Creating safe spaces for teen mums: Issues and challenges

Creating safe spaces for teen mums: Issues and challenges

Creating safe spaces for teen mums: Issues and challenges

In Malaysia, there are 50 cases of teenage pregnancy every day. Every month, there are 1,500 cases. Out of that number, 30% of the teens are unmarried, according to Ministry of Health statistics.

“Pregnancy is not just a health issue. There are psychosocial aspects involved. It affects not just the mom, but the child and the family. There is also the social stigma to cope with,” says Dr. Nazrila Hairizan Nasir Head of Services and Senior Consultant who is attached to the Klinik Kesihatan (health clinic) at Presint 9, Putrajaya but works closely with the Adolescent Health Unit.

“And the teenager’s future is in jeopardy along with the baby’s,” she said. Approachable and with a gentle yet attentive demeanour, Dr. Nazrila tells us of her experience dealing with pregnant teenage girls. She is also trains healthcare providers in how to engage with teens using the HEADSS framework.

Physical care – accessing pre- and post-natal care

One of the main issues is that the pregnant teenager is usually unable to care for herself, much less her unborn child due to lack of awareness of health resources and lack of support, be it emotionally or financially.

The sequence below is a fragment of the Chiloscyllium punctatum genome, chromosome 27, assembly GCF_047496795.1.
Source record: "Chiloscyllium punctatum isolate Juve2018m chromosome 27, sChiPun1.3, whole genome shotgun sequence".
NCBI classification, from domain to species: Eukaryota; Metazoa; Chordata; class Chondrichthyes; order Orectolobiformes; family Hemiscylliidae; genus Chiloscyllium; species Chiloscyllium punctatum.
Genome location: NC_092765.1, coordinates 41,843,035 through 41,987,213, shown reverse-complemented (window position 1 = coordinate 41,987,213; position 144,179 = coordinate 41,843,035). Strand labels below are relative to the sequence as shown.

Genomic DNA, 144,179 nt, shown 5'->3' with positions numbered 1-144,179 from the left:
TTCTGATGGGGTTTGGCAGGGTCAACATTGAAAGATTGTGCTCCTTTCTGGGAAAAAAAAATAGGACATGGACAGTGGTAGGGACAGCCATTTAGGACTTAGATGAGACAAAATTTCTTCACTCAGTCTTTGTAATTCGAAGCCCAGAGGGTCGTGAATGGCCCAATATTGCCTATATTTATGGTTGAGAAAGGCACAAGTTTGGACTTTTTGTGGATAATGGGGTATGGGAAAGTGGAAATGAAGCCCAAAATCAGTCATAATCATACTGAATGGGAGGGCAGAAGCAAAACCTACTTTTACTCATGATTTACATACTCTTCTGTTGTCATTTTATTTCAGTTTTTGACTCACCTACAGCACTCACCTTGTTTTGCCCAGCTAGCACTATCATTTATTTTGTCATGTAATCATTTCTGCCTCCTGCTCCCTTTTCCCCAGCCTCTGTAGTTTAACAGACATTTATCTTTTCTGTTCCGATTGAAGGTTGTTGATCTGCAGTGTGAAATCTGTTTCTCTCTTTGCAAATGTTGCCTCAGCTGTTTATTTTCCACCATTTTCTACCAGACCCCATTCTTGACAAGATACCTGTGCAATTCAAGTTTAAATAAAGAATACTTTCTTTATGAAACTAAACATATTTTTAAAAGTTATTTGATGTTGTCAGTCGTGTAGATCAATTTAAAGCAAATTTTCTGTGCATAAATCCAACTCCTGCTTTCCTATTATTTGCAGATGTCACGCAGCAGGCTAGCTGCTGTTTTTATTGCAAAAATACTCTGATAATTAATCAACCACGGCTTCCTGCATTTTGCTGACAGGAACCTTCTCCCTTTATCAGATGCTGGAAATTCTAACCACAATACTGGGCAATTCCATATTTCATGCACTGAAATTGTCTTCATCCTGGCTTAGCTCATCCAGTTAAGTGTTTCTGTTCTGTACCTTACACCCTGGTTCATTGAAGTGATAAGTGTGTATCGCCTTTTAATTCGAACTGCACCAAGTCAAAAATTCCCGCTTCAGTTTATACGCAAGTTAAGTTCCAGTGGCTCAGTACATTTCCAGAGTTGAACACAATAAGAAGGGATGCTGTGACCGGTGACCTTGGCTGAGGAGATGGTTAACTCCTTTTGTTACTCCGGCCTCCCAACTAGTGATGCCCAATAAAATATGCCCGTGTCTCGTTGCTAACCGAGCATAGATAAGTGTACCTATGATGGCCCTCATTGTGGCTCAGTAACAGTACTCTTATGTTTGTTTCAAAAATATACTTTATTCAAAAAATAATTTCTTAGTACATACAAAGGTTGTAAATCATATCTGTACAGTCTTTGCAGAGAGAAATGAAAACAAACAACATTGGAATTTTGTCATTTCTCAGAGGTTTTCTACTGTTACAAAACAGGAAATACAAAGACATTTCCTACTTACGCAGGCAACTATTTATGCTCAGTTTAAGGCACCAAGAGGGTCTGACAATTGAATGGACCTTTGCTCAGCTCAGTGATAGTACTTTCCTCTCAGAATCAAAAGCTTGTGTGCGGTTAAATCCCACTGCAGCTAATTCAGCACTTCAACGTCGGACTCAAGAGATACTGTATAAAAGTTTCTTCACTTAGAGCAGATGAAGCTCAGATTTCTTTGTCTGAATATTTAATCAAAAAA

“In some cases, the pregnancy even results in the death of the mother and the baby as their young bodies may not be able to cope with childbirth. They do not seek proper healthcare. Some have opted for self-harm (like participating in rough physical activities to cause a miscarriage), illegal abortions or even suicide,” Dr. Nazrila said. Others may choose to give birth and then dump the baby.

A strong correlation also exists between anaemia in teenage mothers and an increased risk of mortality along with low birth weight, babies who are small for their gestational age and premature babies.

Statutory rape cases

There are also many legal issues. “Some are underage. They could’ve been coerced or raped so you’re dealing with statutory rape. Some men or boys don’t understand statutory rape laws when they have sex with girls aged 15 and under. Or sometimes, the girl is raped and abused by the people she knows and trusts. These are the many things that we have to look into when they come to our clinics saying they’re pregnant,” said Dr. Nazrila.

“I even have teenagers who come when they don’t have family support. That’s when the problem really starts. They’re on their own. So, the legality for us in the clinic is when they are sixteen and below, it becomes a challenge,” Dr. Nazrila added. She stresses that patience is needed when they assess each case and try to come up with solutions according to MOH guidelines.

When it’s no longer a secret

Although there’s confidentiality in what teens share with doctors and healthcare providers, cases of statutory rape must be reported. “Of course the adolescent will not want it reported. That’s why HEADSS training is so important. We tell them – yes, it’s confidential but when things harm you or if you harm others, then the confidentiality will be off because we need to report to keep you safe. It’s not to punish you, but so that your safety is assured,” she said.